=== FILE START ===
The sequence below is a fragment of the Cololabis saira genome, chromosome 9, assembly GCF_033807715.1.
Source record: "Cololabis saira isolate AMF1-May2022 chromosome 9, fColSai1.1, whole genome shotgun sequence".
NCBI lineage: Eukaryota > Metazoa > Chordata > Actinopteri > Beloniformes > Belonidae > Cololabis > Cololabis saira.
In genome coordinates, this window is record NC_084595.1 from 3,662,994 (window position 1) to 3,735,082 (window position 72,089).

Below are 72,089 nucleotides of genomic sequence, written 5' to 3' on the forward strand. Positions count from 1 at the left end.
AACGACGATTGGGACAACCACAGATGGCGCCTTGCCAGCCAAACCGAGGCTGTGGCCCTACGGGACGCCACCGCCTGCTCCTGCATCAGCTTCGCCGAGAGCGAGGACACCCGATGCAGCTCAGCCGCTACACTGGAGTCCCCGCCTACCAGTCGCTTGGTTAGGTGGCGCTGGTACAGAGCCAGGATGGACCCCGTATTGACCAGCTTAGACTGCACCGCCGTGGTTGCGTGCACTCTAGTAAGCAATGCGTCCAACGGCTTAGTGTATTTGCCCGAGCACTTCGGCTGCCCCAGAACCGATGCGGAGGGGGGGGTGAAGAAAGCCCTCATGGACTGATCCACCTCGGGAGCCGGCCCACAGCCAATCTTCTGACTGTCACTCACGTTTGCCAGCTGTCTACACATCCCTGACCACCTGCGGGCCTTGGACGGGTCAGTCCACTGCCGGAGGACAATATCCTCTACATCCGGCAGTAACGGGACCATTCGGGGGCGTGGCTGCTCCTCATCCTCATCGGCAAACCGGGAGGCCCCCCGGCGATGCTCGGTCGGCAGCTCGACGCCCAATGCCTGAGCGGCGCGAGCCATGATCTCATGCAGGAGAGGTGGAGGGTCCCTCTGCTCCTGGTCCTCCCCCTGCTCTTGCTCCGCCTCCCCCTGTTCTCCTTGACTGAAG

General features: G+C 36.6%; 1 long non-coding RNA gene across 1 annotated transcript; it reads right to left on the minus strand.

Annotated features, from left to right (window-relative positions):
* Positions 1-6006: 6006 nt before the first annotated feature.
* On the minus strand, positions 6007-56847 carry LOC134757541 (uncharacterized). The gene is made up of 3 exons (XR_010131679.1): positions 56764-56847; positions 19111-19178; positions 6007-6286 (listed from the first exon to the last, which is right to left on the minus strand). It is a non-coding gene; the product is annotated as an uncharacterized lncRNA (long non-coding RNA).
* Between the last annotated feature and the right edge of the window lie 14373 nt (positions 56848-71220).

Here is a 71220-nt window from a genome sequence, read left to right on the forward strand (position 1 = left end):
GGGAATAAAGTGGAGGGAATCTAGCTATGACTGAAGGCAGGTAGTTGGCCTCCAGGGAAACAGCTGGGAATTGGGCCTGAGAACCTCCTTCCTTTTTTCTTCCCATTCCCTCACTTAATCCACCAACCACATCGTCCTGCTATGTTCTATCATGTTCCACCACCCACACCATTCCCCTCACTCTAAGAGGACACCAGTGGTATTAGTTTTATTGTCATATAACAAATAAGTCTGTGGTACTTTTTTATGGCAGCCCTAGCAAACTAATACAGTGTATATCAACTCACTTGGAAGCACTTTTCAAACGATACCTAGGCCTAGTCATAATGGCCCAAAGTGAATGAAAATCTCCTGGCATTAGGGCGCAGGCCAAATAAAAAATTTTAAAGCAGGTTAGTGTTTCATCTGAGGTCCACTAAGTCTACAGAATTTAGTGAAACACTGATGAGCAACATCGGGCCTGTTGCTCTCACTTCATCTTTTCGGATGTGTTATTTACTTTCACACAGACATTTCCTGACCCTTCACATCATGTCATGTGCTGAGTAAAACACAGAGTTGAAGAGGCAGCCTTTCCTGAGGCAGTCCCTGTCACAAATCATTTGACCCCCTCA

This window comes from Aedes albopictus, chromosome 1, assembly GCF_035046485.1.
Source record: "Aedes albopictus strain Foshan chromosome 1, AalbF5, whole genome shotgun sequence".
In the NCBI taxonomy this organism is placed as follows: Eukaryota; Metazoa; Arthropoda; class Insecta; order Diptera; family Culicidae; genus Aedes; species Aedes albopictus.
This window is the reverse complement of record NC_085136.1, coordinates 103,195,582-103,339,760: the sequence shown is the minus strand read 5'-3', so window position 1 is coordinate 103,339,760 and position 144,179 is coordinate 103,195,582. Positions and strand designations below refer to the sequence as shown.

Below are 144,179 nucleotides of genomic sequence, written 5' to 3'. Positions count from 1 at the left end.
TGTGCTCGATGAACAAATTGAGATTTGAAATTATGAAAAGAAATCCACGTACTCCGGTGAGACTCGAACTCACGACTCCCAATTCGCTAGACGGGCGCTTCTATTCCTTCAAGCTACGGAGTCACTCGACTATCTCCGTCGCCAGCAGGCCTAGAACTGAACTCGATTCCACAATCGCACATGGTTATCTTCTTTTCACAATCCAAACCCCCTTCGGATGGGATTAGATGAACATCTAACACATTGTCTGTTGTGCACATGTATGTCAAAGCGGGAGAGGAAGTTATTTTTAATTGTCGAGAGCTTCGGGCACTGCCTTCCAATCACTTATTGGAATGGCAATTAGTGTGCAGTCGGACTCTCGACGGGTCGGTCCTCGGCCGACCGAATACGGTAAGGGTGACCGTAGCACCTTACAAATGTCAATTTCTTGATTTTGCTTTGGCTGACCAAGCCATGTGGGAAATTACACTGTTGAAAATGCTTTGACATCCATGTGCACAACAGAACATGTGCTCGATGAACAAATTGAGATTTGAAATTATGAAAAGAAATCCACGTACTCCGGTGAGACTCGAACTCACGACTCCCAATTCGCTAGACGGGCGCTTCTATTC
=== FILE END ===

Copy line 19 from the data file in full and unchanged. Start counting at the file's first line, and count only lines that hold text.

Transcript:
TGTGCTCGATGAACAAATTGAGATTTGAAATTATGAAAAGAAATCCACGTACTCCGGTGAGACTCGAACTCACGACTCCCAATTCGCTAGACGGGCGCTTCTATTCCTTCAAGCTACGGAGTCACTCGACTATCTCCGTCGCCAGCAGGCCTAGAACTGAACTCGATTCCACAATCGCACATGGTTATCTTCTTTTCACAATCCAAACCCCCTTCGGATGGGATTAGATGAACATCTAACACATTGTCTGTTGTGCACATGTATGTCAAAGCGGGAGAGGAAGTTATTTTTAATTGTCGAGAGCTTCGGGCACTGCCTTCCAATCACTTATTGGAATGGCAATTAGTGTGCAGTCGGACTCTCGACGGGTCGGTCCTCGGCCGACCGAATACGGTAAGGGTGACCGTAGCACCTTACAAATGTCAATTTCTTGATTTTGCTTTGGCTGACCAAGCCATGTGGGAAATTACACTGTTGAAAATGCTTTGACATCCATGTGCACAACAGAACATGTGCTCGATGAACAAATTGAGATTTGAAATTATGAAAAGAAATCCACGTACTCCGGTGAGACTCGAACTCACGACTCCCAATTCGCTAGACGGGCGCTTCTATTC